More McKinnon, Please: The Climb Of SNL’s Brightest Star

18 September 2016 - Los Angeles, California - Kate McKinnon. 68th Annual Primetime Emmy Awards held at Microsoft Theater. Photo Credit: AdMedia

One of the drawbacks of not having a Hillary Clinton Presidency—indeed, one of many—is that talented actress, comedienne, impersonator, and improvisational maven Kate McKinnon was robbed of four (to eight) years of portraying our first female commander-in-chief. Admittedly, perhaps the most important thing about an election is perhaps not the effect it has on our favourite entertainers. But still, following the results, a widely-held opinion was that we had been deprived of this singular piece of amusement. (Coincedentally, Darrell Hammond lost his job portraying Donald Trump to Alec Baldwin, and the Washington Post wrote an interesting piece on it).

However, Kate McKinnon is more talented and inventful than many gave her credit for. Since the failed election of Mrs. Clinton, McKinnon has given us some incredibly memorable impersonations of the White House Administration and those who have clashed with it, including Jeff Sessions, Betsy Devos, Angela Merkel, Kellyanne Conway, Mika Brzezinski, Theresa May, Nancy Pelosi, Elizabeth Warren, and Robert Mueller.

For her work, she’s won a pair of Primetime Emmys along with many other awards, including USA Today’s Entertainer Of The Year — who knew they did more than colourful charts? She is currently still performing as a cast member on SNL, but surely that won’t last long; she is too great a performer to not be free for television, film, and everything in between and beyond.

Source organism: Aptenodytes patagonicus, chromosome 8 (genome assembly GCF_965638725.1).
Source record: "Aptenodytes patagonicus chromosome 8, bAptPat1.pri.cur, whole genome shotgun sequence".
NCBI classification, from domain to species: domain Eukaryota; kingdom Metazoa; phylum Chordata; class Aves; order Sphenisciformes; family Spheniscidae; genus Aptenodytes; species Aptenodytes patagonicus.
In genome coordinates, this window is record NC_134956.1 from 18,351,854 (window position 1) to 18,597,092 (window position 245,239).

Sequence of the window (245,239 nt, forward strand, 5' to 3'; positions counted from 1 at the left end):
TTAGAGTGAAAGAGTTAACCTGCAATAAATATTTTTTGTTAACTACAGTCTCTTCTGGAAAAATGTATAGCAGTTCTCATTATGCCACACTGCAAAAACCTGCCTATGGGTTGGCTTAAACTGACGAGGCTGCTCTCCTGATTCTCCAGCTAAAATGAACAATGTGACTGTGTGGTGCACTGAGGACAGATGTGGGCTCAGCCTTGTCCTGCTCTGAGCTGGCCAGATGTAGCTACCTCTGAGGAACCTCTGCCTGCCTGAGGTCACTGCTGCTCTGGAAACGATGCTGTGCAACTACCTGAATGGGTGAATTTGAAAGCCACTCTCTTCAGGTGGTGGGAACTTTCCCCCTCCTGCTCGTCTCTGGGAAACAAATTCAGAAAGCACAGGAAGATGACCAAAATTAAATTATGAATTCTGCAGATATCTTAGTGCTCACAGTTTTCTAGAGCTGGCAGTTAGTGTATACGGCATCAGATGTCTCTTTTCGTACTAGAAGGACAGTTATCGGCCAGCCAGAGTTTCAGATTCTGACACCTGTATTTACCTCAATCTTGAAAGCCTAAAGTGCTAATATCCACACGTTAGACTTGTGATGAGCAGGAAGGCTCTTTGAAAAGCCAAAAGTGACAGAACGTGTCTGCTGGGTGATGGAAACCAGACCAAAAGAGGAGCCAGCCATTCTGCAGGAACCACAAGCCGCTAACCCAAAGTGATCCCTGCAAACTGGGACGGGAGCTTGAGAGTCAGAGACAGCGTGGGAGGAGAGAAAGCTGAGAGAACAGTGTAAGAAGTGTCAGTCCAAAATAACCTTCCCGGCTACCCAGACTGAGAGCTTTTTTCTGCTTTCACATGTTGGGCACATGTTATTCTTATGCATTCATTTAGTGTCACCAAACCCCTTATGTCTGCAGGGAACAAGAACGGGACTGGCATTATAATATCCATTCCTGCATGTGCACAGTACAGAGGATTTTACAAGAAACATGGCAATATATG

Here’s more on what she has done and where she could go next.

Subverting Gender Stereotypes

It’s not just that McKinnon has taken to playing men; SNL and other sketch comedy shows have been dabbling in gender-bending for a long time. Rather, there are two noteworthy aspects of McKinnon’s approach. Firstly, she is spot on. Her Sessions isn’t a caricature (in part because he is a caricature himself); she is genuine and staggeringly accurate. This holds true across the impersonation board.

Secondly—and most importantly—she is mocking men who would have a real issue with it, as their stances towards women, free press, and comedy would suggest. These are people who advocate anti-women and anti-feminist policies, and I have to imagine that Sessions in particular really hates being portrayed by a woman.

Still, there is room for improvement. And there is one target worth mocking in particular. Public figures who are too serious, who are too closed off from the world, should be teased. And so Ms. McKinnon, should Beck Bennett ever need a breather, let us all please see you portray the man who calls his wife ‘mother’, that politician who can’t be alone with another woman: Mike Pence. That would really, really eat at the Vice President.

First Openly Gay SNL Cast Member

It’s surely noteworthy—a triumph, in fact—that this has finally happened, though at the same time, it’s unfortunate that the circumstances weren’t right for it to happen sooner. In one memorable sketch starring McKinnon, SNL offered some clever and blunt commentary, both personal and political. Portraying Hillary Clinton, McKinnon sits at a bar and chats with the bartender — who is, in fact, the real Hillary Clinton. McKinnon’s Clinton makes a jab at Clinton’s support of gay rights, which McKinnon’s remarks, “could have been sooner.”